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Source:  Pixabay

Source: Pixabay

The following conversation, in response to Part V of this series, took place on Facebook:

  • Contributor Hi Gretchen, what’s your suggestion making sure the congregation doesn’t get thrown off when using alternative arrangements to accompany congregational singing (as opposed to using them when the choir is singing a hymn as an anthem)?
  • Gretchen Saathoff  Hmm… I’ll think about it! At Riverside, it’s not a problem. Have the choir sing the melody, disperse the choir throughout the congregation, try the Hymn of the Month approach, Try practicing the alternative arrangement for 2 minutes with the congregation, then use it in the hymn. Use the traditional harmonization for all verses except the last. That way, the congregation has been singing the tune for several verses already.
  • Gretchen Saathoff  And try not to go too far afield with the alternate harmonization. The green Lutheran hymnal that replaced the red one had so many funky arrangements, they made very little sense. So why would anyone want to sing them.
  • Contributor  Thanks, Gretchen. Good advice here. There is a new red Lutheran hymnal, the ELW, that kept some of the old arrangements from the green LBW, and has lots of new hymns without harmonization, just melodies. So that helps. (But they left off the time  signatures, which leads to confusion.) But if the hymn is new, even if only the melody is printed, the alternative arrangement still challenges the ear. And about the funky arrangements, people who can sing parts, oftentimes can sing even the funky ones, and some need to do that, because the melody is too high for them. I like the idea of practicing the alternative arrangement with the congregation – hadn’t thought of it as a possibility before!
  • Gretchen Saathoff  No time sigs? Not especially helpful, I’d think.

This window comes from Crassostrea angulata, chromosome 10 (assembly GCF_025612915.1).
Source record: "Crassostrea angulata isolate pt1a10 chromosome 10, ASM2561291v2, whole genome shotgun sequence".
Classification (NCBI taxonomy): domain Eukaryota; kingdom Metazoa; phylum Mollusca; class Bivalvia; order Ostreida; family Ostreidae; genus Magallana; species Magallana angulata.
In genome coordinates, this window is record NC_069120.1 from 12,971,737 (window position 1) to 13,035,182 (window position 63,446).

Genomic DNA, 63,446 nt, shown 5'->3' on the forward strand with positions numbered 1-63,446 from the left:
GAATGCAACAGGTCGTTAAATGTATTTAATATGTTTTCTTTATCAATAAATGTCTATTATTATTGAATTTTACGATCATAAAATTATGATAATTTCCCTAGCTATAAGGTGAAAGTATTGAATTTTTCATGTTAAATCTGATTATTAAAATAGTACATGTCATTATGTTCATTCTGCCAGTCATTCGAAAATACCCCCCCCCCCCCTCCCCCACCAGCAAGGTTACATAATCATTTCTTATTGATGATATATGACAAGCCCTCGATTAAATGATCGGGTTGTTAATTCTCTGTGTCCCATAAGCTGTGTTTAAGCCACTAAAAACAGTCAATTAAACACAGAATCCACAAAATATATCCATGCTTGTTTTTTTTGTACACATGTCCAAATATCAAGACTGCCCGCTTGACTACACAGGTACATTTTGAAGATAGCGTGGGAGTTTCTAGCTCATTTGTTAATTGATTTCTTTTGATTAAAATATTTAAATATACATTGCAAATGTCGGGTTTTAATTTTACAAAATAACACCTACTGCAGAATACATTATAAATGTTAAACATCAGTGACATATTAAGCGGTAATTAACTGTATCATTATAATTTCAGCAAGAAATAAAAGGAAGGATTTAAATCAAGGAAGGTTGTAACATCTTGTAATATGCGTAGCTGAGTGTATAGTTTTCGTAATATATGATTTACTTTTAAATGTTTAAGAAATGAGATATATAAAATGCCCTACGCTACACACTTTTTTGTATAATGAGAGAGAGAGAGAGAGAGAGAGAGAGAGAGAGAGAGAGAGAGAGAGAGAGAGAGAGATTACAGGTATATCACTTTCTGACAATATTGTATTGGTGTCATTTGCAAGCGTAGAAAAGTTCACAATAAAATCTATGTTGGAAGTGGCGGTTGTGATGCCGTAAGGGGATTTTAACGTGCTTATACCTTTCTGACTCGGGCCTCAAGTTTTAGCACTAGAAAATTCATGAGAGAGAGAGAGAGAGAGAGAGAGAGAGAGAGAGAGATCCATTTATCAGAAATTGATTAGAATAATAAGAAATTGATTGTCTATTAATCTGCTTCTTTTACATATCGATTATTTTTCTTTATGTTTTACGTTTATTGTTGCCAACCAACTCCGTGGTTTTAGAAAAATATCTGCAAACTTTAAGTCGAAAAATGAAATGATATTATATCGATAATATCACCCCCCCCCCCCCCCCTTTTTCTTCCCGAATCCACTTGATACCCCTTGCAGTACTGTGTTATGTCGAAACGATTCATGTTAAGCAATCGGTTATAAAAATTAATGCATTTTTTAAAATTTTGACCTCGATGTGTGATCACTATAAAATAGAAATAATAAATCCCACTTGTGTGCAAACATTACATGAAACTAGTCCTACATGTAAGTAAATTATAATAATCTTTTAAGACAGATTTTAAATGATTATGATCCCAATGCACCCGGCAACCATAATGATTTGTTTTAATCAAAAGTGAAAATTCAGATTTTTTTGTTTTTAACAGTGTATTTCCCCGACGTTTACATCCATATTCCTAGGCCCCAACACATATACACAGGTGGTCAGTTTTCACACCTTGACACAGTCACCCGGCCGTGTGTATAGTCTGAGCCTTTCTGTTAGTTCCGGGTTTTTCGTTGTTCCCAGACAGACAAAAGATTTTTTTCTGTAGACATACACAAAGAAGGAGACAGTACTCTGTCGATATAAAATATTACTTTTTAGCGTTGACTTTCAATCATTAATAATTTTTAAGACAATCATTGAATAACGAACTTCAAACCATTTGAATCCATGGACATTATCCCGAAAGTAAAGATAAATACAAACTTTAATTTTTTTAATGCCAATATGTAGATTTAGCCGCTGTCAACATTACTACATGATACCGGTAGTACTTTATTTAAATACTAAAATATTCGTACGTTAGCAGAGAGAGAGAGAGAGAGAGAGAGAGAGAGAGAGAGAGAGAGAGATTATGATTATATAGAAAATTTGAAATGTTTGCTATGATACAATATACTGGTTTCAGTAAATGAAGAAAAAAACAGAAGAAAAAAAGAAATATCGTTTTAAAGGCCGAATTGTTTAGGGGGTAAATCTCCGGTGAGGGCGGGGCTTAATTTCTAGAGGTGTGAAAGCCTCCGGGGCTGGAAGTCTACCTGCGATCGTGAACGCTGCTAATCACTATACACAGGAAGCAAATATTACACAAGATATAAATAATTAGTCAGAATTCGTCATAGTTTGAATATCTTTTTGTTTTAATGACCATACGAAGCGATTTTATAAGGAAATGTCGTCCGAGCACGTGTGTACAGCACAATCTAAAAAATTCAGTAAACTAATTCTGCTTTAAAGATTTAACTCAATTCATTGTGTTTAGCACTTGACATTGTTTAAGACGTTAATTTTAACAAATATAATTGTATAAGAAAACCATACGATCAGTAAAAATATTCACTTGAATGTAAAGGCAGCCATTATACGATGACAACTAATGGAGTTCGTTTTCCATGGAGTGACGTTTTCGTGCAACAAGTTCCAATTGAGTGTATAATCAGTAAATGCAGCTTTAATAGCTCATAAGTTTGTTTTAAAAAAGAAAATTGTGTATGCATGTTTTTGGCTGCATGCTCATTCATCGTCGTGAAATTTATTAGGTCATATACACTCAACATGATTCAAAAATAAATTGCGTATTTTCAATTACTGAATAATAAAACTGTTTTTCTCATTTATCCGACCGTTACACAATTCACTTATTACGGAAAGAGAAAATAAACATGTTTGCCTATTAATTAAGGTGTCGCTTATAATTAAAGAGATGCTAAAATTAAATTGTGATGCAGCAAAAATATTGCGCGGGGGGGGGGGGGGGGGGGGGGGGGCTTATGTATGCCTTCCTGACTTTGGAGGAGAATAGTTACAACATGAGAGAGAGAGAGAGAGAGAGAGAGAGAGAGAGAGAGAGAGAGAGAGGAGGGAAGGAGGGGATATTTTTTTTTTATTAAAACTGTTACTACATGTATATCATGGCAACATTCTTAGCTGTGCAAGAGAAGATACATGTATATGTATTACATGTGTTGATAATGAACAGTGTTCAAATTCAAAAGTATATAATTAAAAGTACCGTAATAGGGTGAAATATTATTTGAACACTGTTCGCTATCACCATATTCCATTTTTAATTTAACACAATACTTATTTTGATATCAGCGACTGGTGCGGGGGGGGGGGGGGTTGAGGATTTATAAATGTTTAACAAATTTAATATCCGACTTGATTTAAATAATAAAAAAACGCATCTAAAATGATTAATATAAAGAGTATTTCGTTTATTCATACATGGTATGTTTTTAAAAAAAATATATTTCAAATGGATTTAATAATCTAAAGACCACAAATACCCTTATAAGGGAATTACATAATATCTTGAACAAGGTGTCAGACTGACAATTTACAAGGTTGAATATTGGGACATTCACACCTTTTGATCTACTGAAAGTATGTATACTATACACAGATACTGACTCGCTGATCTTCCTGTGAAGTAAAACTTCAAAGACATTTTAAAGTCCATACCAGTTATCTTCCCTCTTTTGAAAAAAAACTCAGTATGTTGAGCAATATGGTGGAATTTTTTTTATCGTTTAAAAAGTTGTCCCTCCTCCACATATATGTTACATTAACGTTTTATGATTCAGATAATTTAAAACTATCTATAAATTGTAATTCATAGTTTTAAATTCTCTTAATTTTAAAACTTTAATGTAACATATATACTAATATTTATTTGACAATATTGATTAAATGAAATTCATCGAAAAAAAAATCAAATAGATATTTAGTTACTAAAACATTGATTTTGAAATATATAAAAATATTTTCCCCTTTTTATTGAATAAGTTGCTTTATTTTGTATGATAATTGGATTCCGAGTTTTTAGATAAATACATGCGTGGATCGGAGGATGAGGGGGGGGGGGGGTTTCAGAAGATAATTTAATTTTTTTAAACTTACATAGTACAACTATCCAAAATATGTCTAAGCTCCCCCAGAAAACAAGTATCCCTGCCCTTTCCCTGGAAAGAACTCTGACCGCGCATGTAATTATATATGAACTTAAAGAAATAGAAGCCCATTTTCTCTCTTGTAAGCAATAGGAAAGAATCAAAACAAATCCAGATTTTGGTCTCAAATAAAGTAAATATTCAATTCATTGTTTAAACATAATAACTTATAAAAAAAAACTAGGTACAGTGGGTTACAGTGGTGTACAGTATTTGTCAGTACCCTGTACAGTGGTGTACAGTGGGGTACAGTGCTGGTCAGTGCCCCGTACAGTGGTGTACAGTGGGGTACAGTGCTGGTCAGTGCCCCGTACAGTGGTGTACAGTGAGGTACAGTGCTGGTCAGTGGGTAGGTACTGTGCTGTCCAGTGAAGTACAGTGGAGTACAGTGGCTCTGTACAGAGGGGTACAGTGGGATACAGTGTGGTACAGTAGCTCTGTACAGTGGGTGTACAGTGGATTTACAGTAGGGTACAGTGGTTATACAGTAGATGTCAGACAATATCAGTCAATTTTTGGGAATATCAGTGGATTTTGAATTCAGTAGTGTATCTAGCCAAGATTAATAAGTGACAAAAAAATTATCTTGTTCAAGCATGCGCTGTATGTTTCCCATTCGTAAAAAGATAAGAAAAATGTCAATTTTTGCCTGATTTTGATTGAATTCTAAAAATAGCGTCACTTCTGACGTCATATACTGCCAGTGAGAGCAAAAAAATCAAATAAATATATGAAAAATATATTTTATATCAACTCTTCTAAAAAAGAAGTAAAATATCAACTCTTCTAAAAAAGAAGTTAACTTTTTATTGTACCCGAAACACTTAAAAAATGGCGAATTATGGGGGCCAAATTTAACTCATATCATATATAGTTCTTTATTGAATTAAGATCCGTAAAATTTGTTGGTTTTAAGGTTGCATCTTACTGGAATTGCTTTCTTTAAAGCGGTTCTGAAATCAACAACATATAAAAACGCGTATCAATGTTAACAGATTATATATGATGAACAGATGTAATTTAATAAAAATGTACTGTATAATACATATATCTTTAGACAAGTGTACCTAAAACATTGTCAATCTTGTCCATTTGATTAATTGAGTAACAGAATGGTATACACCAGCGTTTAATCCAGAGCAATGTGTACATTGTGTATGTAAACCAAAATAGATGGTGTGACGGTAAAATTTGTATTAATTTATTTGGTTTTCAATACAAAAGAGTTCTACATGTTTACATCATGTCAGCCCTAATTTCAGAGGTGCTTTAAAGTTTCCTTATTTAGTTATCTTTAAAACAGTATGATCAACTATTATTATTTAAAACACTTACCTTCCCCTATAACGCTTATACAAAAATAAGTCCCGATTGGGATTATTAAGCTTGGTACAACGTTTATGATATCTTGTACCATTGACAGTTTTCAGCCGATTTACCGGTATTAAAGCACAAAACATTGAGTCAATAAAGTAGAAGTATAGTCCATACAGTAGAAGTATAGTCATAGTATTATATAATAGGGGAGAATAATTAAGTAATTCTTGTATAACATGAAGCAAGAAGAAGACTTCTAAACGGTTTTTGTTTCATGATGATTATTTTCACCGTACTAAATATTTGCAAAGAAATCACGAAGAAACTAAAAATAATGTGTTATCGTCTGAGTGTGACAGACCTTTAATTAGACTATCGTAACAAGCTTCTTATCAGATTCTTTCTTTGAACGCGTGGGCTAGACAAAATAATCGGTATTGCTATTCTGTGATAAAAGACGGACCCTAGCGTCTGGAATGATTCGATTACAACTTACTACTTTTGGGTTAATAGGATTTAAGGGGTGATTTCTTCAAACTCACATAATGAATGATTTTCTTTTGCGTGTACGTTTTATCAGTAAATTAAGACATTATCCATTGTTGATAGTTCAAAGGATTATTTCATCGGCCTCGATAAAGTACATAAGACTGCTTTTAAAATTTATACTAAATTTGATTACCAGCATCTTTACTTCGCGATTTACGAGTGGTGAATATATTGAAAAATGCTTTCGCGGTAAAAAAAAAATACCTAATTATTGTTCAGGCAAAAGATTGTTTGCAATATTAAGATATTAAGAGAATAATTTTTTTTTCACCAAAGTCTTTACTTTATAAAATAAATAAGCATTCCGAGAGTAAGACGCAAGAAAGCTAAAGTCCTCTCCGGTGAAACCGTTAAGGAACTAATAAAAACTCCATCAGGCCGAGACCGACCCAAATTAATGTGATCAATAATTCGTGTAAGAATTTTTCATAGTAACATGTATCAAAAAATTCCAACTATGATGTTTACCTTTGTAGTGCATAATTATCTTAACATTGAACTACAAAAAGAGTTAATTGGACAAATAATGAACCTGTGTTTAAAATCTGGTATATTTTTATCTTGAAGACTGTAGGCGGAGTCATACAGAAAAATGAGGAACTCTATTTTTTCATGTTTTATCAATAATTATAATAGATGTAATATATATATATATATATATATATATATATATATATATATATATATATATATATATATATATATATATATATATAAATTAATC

Also, there is no need to use only the arrangements in the book. Change it so it works. Keep some parts and not others. Write a new one. If the melody is too high, something needs to change, such  as trasposing down or maybe singing the melody an octave lower. The congregation needs the choir to sing the melody in unison on alternate harmonizations. When they can hear it, they sing better.
  • Contributor  Great advice!
  • Gretchen Saathoff  There are lots of alternative harmonizations out there: volumes of hymns for organ, choral anthems, hymnals from other denominations, AGO website, etc. Plenty of hymn improvisations can be heard on YouTube.
  • Gretchen Saathoff  Free association, you understand… and now it’s time for dinner! Back later.

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And a followup Facebook Message from yours truly:

During services in various denominations, I sometimes would play an alternative harmonization from a funky organ collection (The Sunday Morning Organist, I think). Just leave out the whiz bang awful parts when they don’t work.

Similarly, there are plenty of anthems that work, for the most part, but also have spots that don’t.  One example is asking the choir to hold the last note for 8 bars.  Does this make the ending better?  Does singing a high note improve the message?  That all depends on the choir, what else is going on (i.e. the keyboard part might be just fine on its own).  Sometimes a “festive” ending will be tacked on that isn’t really needed.  When the rest of the piece works well, I omit the parts that don’t work.

There may be one stanza of an anthem that splits into 8 parts, for example.  When you have 6 people in your choir that Sunday, you have to think on your feet and find something that works.  What do you have to keep?  The melody and the bass line?  Is the alto part more interesting than the tenor, or vice versa? 

If one stanza is too elaborate for your circumstances, then sing the rest of the anthem and omit that one.

If the printed introduction is too long or too short, or is confusing to your choir/congregation, then by all means change it!

Thanks so much to my contributor, who prefers to remain anonymous.

Which approaches have the most success in your church?Comments and suggestions welcome!

Please see previous posts in this series.

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